July 23, 2007
 Study of Wrongful Convictions Raises Questions Beyond DNA  By ADAM

In April, Jerry Miller, an Illinois man who served 24 years for a rape he
did not commit, became the 200th American prisoner cleared by DNA evidence.
His case, like the 199 others, represented a catastrophic failure of the
criminal justice system.

When an airplane crashes, investigators pore over the wreckage to discover
what went wrong and to learn from the experience. The justice system has not
done anything similar.

But a new study does. Brandon L. Garrett, a law professor at the University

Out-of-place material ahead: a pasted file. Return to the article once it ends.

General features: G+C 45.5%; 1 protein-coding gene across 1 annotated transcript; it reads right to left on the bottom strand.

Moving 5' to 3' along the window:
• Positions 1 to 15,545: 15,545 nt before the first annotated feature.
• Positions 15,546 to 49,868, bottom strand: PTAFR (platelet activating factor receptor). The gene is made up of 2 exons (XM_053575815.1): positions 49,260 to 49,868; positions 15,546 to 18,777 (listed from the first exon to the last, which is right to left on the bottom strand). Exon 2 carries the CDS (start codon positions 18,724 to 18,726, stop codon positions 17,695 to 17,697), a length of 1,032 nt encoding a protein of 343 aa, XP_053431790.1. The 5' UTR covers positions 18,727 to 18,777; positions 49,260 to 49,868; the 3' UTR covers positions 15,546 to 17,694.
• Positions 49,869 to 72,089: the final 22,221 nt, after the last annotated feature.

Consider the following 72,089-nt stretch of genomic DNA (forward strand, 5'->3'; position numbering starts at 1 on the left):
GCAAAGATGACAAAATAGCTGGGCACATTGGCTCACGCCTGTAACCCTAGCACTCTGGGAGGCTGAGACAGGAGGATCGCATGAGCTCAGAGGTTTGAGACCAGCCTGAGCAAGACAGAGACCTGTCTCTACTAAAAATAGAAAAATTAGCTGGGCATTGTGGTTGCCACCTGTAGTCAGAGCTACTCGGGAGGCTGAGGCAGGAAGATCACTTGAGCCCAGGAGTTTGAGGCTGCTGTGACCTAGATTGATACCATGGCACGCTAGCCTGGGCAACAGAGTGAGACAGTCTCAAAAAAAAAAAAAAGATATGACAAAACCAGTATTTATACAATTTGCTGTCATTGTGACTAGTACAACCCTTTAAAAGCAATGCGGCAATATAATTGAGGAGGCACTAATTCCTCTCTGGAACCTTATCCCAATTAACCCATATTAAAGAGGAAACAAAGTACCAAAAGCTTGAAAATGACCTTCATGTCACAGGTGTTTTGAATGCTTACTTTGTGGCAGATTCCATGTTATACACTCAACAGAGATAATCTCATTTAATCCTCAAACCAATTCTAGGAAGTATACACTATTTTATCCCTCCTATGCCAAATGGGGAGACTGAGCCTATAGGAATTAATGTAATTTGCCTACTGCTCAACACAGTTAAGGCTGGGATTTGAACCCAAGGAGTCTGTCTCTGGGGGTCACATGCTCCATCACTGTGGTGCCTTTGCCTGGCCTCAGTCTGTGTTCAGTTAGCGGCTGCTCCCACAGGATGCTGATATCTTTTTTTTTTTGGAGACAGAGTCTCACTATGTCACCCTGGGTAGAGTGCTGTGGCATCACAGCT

of Virginia<>,
has, for the first time, systematically examined the 200 cases, in which
innocent people served an average of 12 years in prison. In each case, of
course, the evidence used to convict them was at least flawed and often
false  yet juries, trial judges and appellate courts failed to notice.

"A few types of unreliable trial evidence predictably supported wrongful
convictions," Professor Garrett concluded in his study, "Judging Innocence,"
to be published in The Columbia Law Review in January.

The leading cause of the wrongful convictions was erroneous identification
by eyewitnesses, which occurred 79 percent of the time. In a quarter of the
cases, such testimony was the only direct evidence against the defendant.

Faulty forensic evidence was next, present in 55 percent of the cases. In
some of those cases, courts put undue weight on evidence with limited value,
as when a defendant's blood type matched evidence from the crime scene. In